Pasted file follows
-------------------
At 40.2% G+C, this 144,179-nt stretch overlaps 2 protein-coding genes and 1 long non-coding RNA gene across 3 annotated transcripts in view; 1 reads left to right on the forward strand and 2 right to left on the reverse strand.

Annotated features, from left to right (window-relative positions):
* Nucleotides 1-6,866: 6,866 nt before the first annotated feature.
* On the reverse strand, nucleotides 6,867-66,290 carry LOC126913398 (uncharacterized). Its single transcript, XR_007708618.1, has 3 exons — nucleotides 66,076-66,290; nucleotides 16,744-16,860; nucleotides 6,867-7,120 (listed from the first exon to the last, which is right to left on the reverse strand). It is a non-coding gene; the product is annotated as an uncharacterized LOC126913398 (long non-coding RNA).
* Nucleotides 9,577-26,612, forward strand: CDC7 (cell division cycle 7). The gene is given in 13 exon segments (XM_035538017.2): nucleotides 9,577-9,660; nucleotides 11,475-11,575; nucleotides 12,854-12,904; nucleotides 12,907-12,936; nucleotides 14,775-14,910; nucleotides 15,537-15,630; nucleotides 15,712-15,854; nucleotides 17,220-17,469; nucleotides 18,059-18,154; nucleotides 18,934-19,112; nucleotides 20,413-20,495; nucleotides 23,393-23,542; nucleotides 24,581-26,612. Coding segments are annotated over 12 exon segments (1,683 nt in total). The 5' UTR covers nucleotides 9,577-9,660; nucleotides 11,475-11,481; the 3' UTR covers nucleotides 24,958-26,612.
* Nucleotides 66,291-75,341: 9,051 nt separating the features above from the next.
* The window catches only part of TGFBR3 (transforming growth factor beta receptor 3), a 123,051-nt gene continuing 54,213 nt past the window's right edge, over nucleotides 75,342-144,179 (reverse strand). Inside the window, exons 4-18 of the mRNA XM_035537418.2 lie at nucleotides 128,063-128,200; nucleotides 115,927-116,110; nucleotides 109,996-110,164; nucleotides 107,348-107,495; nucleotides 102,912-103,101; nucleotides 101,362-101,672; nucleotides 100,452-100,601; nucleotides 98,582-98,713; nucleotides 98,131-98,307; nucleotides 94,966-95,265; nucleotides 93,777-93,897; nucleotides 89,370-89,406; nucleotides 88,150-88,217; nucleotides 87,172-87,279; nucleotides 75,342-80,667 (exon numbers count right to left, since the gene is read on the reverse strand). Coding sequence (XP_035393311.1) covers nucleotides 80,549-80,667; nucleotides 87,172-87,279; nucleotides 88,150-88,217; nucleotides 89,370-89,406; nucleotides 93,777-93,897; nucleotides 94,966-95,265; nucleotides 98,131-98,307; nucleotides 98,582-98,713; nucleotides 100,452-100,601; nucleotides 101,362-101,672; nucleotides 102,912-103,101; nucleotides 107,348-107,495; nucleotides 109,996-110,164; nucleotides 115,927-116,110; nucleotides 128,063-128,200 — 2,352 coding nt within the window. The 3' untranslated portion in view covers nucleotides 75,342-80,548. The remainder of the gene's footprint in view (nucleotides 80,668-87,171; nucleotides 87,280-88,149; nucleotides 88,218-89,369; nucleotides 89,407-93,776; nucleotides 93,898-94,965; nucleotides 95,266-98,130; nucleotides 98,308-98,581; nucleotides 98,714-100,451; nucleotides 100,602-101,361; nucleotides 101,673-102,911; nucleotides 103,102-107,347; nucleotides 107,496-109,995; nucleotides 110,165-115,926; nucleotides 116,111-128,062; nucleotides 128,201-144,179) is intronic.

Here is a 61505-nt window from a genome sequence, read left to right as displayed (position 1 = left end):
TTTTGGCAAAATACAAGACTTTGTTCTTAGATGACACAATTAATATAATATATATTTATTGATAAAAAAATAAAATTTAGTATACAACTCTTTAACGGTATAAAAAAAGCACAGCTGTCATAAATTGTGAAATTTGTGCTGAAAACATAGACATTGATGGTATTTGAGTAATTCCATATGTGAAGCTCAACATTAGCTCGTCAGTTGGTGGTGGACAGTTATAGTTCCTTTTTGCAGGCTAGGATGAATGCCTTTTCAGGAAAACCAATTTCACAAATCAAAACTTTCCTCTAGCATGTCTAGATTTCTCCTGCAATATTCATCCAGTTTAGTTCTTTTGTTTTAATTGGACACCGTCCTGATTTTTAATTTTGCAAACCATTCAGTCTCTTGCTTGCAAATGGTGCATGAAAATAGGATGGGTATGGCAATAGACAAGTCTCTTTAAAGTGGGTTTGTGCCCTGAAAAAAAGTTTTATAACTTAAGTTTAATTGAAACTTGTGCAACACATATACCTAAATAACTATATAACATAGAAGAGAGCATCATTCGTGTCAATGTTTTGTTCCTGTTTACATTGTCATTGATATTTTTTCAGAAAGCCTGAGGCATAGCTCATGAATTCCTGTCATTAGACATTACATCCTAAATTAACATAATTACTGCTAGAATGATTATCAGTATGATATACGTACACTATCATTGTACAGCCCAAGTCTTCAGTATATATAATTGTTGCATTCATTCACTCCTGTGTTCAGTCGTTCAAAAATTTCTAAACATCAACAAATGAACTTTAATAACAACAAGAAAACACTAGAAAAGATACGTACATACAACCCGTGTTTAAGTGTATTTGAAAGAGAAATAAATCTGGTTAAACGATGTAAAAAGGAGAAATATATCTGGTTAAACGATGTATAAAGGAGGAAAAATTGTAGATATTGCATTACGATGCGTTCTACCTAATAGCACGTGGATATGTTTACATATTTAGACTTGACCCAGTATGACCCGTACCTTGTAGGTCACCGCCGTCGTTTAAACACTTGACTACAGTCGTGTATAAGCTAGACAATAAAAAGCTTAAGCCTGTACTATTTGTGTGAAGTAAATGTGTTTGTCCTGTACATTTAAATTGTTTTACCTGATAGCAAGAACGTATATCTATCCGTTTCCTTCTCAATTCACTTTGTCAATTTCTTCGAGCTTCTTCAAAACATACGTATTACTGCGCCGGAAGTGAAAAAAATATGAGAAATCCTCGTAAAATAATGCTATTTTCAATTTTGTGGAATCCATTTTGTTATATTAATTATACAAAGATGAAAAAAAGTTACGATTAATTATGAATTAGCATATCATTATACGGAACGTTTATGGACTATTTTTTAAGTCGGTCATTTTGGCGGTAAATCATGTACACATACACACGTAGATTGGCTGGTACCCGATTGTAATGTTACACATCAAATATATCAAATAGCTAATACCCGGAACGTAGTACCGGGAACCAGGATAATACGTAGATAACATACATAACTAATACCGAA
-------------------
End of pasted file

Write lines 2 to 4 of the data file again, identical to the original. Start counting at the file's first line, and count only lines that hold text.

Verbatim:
Annotated features, from left to right (window-relative positions):
* Nucleotides 1-6,866: 6,866 nt before the first annotated feature.
* On the reverse strand, nucleotides 6,867-66,290 carry LOC126913398 (uncharacterized). Its single transcript, XR_007708618.1, has 3 exons — nucleotides 66,076-66,290; nucleotides 16,744-16,860; nucleotides 6,867-7,120 (listed from the first exon to the last, which is right to left on the reverse strand). It is a non-coding gene; the product is annotated as an uncharacterized LOC126913398 (long non-coding RNA).